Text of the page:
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Bosch 1364 Operating/Safety Instructions Manual page 5


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BM 1609929C59 06-10 :BM 1609929C59 06/10 6/24/10 8:10 AM Page 5
be avoided by taking proper precautions as
given below:
Maintain a firm grip with both hands on
the machine handles and position your
body and arm to allow you to resist recoil
forces. Recoil forces can be controlled by
the operator, if proper precautions are taken.
When wheel is binding, or when
interrupting a cut for any reason, release
the trigger and hold the machine
motionless in the material until the wheel
comes to a complete stop. Never attempt
to remove the machine from the work
while the wheel is in motion or recoil may
occur. Investigate and take corrective action
to eliminate the cause of wheel binding.
When restarting a machine in a
workpiece, center the wheel in the kerf
and check that the sides of the wheel are
not engaged into the material. If wheel is
binding, it may walk up or recoil from the
workpiece as the machine is restarted.
Support large panels to minimize the risk
of wheel pinching and recoil. Large panels
tend to sag under their own weight. Supports
must be placed under the panel on both
sides, near the line of cut and near the edge
of the panel.
Wheel depth adjusting locking levers/nuts
must be tight and secure before making a
cut. If depth adjustment shifts while cutting, it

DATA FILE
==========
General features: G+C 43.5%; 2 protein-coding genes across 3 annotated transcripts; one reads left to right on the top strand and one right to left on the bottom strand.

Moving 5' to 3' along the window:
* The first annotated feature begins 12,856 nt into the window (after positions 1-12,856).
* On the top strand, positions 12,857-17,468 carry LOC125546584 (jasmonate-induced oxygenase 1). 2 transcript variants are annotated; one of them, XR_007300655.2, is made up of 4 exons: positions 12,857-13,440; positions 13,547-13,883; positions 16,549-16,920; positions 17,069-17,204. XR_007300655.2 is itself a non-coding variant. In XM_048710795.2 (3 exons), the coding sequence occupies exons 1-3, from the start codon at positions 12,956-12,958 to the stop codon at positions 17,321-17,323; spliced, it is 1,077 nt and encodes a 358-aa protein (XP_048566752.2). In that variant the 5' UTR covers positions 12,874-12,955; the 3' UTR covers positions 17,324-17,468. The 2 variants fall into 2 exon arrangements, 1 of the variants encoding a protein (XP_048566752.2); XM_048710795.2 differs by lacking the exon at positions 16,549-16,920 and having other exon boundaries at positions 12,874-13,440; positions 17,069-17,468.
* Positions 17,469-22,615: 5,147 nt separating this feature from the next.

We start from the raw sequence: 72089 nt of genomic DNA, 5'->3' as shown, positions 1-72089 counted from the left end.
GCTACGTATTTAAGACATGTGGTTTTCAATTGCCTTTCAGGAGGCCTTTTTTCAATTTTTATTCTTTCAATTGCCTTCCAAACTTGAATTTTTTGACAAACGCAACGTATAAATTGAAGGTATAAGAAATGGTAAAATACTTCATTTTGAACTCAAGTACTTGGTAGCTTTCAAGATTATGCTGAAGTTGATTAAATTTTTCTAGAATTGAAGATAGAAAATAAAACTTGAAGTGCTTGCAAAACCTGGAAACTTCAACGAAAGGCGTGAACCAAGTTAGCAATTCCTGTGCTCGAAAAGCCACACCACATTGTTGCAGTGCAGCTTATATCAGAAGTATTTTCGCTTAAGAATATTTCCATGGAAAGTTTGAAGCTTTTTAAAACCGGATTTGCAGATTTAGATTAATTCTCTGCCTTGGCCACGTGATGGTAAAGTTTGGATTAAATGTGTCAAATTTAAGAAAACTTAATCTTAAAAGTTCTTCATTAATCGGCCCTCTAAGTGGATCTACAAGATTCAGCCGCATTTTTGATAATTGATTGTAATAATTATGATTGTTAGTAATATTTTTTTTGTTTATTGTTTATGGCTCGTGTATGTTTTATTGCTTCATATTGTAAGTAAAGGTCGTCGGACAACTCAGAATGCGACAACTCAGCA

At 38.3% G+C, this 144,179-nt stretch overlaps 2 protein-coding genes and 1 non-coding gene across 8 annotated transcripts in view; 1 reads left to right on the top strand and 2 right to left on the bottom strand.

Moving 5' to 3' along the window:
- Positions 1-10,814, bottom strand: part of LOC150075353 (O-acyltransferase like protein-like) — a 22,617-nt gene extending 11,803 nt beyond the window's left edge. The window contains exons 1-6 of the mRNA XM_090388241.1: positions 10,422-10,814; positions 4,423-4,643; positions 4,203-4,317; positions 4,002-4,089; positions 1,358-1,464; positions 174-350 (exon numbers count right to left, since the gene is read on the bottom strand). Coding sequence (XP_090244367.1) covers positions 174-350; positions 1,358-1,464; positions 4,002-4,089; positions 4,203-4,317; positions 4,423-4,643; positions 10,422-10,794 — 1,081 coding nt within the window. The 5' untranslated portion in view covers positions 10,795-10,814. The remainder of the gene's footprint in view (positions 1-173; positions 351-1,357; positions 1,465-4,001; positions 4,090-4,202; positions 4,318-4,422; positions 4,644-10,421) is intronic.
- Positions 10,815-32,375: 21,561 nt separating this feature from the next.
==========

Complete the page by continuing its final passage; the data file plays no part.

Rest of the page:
may cause binding and recoil. Using the
machine with an excessive depth of cut
setting increases loading on the unit and
susceptibility to twisting of the wheel in the
kerf. It also increases the surface area of the
wheel available for pinching under wheel
twisting conditions or misalignment.
Use extra caution when making a "Pocket
Cut" into existing walls or other blind
areas. The protruding wheel may cut objects
that can cause recoil.
Some dust created by
power sanding, sawing,
grinding, drilling, and other construction
activities contains chemicals known to
cause cancer, birth defects or other
reproductive harm. Some examples of
these chemicals are:
• Lead from lead-based paints,
• Crystalline silica from bricks and cement
and other masonry products, and
• Arsenic and chromium from chemically-
treated lumber.
Your risk from these exposures varies,
depending on how often you do this type of
work. To reduce your exposure to these
chemicals: work in a well ventilated area, and
work with approved safety equipment, such
as those dust masks that are specially
designed to filter out microscopic particles.


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